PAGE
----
Set builder notation: is it ever used?

  • #1
JR Sauerland
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Should I sharpen up on using set builder notation? Like, will I ever need it in physics or calculus? I'm currently refreshing my skill at writing in Interval notation for inequalities and the like.
 

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  • #2
disregardthat
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I will go ahead and say that this is one of the very basic things one pretty much has to be perfectly comfortable with using and reading.
 
  • #3
JR Sauerland
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I will go ahead and say that this is one of the very basic things one pretty much has to be perfectly comfortable with using and reading.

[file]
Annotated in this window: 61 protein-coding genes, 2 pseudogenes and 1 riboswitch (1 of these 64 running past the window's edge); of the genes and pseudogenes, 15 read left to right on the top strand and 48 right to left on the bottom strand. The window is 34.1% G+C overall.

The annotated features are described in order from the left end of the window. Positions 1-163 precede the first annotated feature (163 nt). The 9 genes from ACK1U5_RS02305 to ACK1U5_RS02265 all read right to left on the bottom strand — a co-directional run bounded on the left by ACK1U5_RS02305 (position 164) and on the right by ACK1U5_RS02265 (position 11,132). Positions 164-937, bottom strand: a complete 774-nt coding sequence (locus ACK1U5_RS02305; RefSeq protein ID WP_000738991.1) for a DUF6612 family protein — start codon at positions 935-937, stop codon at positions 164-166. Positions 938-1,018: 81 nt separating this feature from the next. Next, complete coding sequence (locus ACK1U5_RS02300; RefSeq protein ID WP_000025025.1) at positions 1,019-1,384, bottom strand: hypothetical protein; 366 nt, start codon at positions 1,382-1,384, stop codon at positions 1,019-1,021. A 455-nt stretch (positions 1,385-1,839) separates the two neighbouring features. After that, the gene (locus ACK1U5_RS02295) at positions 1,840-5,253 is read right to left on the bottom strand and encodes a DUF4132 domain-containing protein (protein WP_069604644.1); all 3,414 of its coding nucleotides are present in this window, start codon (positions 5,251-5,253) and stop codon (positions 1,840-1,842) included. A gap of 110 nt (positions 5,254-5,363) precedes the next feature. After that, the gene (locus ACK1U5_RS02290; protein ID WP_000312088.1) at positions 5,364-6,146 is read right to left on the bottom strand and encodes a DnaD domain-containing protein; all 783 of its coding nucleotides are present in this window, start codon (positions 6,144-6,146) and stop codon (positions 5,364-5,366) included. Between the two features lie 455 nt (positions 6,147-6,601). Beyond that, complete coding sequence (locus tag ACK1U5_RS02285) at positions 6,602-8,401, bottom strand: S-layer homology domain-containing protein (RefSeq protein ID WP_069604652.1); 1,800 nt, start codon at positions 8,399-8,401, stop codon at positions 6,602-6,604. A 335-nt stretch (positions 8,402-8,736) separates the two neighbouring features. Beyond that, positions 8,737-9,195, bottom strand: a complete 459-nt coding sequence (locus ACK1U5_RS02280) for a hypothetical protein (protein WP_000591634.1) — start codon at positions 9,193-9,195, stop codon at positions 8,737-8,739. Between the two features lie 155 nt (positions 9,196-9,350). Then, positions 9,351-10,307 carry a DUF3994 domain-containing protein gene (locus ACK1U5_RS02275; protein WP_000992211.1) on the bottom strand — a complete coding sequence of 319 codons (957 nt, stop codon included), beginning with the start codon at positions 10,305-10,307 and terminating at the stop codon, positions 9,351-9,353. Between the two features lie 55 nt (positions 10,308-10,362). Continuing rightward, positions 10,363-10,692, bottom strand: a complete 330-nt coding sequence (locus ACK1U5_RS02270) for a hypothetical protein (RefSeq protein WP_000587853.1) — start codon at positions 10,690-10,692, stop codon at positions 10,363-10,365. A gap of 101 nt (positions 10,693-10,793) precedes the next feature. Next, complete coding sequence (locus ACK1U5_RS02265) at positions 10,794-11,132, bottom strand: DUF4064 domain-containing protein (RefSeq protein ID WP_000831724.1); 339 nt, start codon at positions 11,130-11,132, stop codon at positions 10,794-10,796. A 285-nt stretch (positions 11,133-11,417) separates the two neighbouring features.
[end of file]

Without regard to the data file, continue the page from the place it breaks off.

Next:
I've just never seen it used anywhere. I've browsed through Calc books and never seen it :-S
 
  • #4
Fredrik
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I don't know what books you checked, but if you study a certain kind of math, it's only slightly less important than knowing the alphabet. Try a book with "analysis" in the title. (For example Friedman. I can assure you that even though the notation is only used a few times on the first few pages, you would use it all the time when you work through proofs and do problems). You should find it in any book on linear algebra as well. How else does the book define a subset before it asks you to determine if it's a subspace?
 
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